25. In the instant case, the Collector was apprised by the communication from the petitioner and other persons also that the so-called resignation alleged to be given by the petitioner is not a conscious act of resignation of her office by the petitioner. The petitioner made several allegations as to the circumstances in which her signature is alleged to have been taken on a document by representing that it was in respect of an altogether different matter. Whether this is so or not is a matter which the Collector at the inquiry to be held may consider and decide.
26. We, therefore, hold that the petitioner has an adequate remedy and the petitioner having made a complaint to the Collector, may be under a wrong section of the Municipalities Act, the Collector ought to have held an inquiry. In fact, the Collector did persuade himself to call for a report both from the president as well as from the police. It is, therefore, undoubtedly a matter which required careful consideration. But possibly, in the absence of a specific provision the respondent No. 3 considered that he had no statutory power to hold an inquiry and decide whether the petitioner had in fact validly tendered resignation of her office as a councillor. In view of what we have stated above, it must be held that the Collector has such power and is required to exercise it in a case like the present one where the petitioner challenges that she has not voluntarily resigned her office as a councillor.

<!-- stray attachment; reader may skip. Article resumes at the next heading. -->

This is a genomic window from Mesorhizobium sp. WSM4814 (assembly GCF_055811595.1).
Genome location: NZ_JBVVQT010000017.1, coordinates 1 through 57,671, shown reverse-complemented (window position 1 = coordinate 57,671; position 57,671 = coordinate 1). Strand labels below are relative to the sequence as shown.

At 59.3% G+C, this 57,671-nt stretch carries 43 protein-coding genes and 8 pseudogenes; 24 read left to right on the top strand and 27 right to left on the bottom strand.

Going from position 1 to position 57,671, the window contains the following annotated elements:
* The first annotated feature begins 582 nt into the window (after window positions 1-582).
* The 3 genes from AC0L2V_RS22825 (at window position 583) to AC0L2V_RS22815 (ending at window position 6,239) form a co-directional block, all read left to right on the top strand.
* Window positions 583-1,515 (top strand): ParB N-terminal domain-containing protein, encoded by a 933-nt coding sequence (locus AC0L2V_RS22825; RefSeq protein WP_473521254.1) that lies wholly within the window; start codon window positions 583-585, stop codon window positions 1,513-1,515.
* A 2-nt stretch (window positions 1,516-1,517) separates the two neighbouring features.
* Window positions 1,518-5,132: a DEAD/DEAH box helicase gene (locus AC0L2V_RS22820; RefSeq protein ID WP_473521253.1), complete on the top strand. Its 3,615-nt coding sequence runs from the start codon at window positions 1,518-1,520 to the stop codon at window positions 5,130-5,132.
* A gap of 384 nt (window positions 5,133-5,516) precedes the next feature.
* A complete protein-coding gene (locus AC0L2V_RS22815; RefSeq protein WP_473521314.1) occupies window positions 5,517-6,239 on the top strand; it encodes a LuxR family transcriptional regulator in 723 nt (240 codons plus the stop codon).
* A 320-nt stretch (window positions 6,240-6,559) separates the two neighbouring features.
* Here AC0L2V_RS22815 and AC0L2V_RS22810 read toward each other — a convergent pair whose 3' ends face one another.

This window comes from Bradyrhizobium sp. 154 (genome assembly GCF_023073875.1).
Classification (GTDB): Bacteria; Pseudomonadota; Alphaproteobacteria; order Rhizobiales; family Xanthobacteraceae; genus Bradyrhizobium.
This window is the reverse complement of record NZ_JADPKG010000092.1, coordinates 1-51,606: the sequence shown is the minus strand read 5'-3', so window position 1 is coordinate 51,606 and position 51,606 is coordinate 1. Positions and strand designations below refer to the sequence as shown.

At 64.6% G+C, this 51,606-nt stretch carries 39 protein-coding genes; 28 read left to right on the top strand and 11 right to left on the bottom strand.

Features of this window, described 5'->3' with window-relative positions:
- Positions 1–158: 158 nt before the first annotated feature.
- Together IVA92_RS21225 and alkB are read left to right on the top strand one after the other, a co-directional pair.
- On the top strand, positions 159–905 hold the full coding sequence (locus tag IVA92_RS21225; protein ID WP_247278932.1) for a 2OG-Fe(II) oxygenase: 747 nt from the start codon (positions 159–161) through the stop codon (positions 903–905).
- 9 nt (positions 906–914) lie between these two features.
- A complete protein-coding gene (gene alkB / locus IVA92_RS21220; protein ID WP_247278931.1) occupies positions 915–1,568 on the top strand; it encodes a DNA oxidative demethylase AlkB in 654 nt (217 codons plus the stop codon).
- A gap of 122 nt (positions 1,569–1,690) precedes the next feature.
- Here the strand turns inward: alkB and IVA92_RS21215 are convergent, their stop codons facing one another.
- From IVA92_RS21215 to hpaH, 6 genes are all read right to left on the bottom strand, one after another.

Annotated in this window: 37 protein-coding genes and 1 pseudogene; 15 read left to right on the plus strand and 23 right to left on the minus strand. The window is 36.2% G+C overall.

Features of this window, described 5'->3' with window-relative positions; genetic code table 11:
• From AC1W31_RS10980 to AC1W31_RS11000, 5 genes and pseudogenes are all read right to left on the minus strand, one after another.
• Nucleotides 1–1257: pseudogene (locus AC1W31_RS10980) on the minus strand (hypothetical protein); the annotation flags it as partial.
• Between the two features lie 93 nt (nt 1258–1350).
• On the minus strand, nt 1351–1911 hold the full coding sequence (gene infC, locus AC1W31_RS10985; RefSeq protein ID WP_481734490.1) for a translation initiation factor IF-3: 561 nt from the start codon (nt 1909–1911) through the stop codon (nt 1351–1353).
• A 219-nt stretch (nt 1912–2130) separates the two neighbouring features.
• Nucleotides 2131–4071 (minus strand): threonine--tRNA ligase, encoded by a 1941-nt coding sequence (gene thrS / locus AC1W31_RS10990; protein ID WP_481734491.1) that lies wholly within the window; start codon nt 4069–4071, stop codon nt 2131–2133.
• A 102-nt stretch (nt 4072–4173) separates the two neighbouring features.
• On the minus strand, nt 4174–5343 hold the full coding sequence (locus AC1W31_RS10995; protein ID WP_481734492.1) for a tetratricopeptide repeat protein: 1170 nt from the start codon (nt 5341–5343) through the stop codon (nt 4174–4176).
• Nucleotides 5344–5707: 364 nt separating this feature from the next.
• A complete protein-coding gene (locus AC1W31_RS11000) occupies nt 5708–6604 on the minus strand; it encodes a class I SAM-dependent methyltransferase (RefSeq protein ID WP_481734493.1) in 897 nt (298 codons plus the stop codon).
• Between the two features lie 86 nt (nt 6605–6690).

27. In the result, we dismiss the petition, but we direct that the respondent No. 3 shall hold an inquiry into the allegations made by the petitioner as to the circumstances in which her signature was taken on the communication received by the respondent No. 1 and decide whether the petitioner can be said to have resigned her office according to law. The Collector will, therefore, decide whether a vacancy has occurred in the office of the councillor so as to require by-election being held. In the result, the petition fails and is dismissed, but there will be no order as to costs.
28. Petition dismissed.